Can Diabetes be Reversed?

Type II diabetes, YES. Type I diabetes, NO. This is great news for people with Type II diabetes – that they have some, or perhaps a lot, of control over their diabetes. So let’s take a closer look at both types of diabetes.

Type I diabetes has been traditionally referred to as “juvenile diabetes” because it is usually diagnosed when the person is a child or young adult. Type I comprises about 5% to 10% of all diabetes cases and it is caused by a lack of insulin production by the pancreas. Unfortunately, it is not reversible and the standard treatment is insulin injection.

Type II diabetes comprises the bulk of all diabetes diagnoses, from 90% to 95%. In these patients their bodies are not processing insulin correctly. The primary cause of Type II diabetes is obesity, although genetics can play a role. Obese people have too much fat stored in their tissues and this creates an imbalance of insulin within the body. This condition is known as insulin resistance and it can have very damaging effects on the human body.

Fortunately, many people can control their weight through diet and exercise. A number of important studies in the last five years have clearly demonstrated that most people can reverse their type II diabetes with a change in lifestyle, primarily diet and exercise. And they can see results in one to eight weeks. It also means that people will have to abandon their sedentary lifestyles and poor eating habits.

Unfortunately, a healthy diet and an active lifestyle many not be enough to reverse Type II diabetes because it is a genetic condition or pre-disposition. Elevated blood sugar levels are the indicators or definition of diabetes and it may have to be treated orally or with injections. There are various treatment plans when diet and exercise is not enough. Some patients will need multiple medications to control their blood sugar and possibly their blood pressure.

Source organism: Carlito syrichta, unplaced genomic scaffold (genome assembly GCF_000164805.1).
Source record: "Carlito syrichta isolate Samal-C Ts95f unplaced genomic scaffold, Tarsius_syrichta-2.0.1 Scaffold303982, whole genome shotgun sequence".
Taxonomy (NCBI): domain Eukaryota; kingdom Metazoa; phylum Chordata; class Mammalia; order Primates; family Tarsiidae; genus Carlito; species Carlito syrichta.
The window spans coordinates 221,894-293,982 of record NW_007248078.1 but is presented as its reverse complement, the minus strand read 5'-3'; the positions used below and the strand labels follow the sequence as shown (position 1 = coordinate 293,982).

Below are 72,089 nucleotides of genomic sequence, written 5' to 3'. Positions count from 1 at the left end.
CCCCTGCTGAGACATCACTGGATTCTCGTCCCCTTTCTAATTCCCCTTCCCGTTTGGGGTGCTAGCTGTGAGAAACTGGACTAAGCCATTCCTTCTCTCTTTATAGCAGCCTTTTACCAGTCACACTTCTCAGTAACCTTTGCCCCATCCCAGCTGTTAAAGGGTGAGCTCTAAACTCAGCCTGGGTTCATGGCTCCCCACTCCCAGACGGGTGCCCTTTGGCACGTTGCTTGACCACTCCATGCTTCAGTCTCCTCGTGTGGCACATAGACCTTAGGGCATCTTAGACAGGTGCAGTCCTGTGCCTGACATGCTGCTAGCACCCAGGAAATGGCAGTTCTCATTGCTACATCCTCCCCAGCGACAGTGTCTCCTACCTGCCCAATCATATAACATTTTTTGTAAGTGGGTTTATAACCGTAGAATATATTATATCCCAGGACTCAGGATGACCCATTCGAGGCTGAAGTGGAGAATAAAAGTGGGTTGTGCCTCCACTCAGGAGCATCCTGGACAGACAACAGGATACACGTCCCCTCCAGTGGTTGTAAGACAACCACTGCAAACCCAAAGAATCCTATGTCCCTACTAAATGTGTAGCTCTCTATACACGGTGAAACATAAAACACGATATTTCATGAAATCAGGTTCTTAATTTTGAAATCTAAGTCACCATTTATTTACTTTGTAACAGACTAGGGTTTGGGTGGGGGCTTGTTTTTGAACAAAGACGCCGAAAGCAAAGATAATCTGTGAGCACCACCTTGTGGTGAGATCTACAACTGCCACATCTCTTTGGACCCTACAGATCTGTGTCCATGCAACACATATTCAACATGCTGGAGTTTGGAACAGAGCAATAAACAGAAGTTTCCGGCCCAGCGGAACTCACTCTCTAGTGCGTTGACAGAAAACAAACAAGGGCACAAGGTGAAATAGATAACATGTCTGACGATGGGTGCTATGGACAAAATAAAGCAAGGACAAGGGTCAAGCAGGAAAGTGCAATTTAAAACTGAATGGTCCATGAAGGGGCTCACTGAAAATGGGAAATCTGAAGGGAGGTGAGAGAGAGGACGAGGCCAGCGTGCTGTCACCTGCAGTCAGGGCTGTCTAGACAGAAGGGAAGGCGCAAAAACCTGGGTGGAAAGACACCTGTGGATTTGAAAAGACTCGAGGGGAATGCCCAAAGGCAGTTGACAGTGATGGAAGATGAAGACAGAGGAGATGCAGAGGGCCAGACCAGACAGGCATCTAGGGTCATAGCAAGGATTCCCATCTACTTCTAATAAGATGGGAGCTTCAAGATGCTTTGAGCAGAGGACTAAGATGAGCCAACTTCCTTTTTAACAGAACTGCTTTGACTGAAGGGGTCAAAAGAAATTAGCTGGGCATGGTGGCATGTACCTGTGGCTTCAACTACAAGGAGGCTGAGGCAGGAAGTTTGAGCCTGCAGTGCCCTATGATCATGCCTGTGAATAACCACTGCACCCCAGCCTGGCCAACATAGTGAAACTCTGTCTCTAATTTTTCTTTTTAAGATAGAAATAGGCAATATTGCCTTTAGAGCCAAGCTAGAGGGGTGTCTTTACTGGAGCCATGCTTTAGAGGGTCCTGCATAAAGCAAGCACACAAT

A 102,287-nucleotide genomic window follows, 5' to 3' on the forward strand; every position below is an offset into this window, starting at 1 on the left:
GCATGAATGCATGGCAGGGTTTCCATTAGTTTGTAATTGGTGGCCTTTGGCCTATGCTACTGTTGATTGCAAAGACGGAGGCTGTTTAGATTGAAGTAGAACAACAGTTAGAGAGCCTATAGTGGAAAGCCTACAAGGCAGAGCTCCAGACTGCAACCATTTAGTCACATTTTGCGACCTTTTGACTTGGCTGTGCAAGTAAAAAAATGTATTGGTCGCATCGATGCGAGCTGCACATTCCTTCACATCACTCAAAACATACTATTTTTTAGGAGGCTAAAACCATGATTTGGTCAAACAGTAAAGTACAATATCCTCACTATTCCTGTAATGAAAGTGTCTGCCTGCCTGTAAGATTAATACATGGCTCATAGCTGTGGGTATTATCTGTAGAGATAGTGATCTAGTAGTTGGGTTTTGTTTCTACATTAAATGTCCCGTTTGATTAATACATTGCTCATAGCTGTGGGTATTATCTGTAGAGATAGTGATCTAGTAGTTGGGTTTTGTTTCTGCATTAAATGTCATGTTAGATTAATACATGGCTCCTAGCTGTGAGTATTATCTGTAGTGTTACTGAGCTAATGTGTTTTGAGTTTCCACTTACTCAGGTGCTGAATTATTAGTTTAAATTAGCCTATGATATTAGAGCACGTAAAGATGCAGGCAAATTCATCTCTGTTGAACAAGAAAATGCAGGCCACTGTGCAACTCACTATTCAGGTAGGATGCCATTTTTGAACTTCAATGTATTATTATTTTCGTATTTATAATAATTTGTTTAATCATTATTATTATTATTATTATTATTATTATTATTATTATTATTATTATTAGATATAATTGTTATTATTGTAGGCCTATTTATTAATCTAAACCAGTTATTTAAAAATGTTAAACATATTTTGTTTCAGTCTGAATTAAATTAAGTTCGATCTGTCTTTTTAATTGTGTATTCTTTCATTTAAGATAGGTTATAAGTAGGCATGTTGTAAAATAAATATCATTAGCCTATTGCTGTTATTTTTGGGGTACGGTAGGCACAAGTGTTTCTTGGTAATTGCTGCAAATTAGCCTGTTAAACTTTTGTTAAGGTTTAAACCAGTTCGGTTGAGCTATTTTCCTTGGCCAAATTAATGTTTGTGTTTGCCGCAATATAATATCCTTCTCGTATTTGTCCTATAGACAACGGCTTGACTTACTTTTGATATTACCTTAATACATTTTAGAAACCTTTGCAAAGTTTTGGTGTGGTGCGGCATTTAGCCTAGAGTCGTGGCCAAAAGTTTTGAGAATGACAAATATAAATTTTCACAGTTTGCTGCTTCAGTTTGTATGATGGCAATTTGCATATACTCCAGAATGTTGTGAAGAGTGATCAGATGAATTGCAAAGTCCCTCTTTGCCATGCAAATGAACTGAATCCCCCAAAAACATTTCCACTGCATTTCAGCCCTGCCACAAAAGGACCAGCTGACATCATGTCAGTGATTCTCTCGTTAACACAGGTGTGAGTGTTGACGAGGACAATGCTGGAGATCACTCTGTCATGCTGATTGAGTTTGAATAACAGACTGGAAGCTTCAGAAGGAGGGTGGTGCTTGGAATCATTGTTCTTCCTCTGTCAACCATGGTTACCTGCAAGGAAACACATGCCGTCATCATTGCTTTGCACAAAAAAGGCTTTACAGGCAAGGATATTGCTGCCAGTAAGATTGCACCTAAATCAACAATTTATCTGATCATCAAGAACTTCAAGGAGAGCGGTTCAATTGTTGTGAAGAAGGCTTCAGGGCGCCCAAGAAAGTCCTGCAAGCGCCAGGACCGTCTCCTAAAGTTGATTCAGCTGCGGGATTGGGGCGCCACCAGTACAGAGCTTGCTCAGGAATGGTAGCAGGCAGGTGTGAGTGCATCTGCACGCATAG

Diabetes can be devastating and lethal if left untreated. The excess blood sugar levels or blood glucose can damage the blood vessels in the eyes and result in various vision problems. The excess blood glucose can damage the kidneys, nerves throughout the body, and nerves in the bladder which can result in incontinence. In addition, diabetes can damage sexual organs and double the risk of stroke and heart attack. And diabetics are frequently having their feet amputated because the poor circulation and reduced sensitivity results in run-away infections.

It is estimated that one in three children in the United States has or will have a Type II diabetic condition. The good news is that the vast majority of them can control this condition if they choose to.

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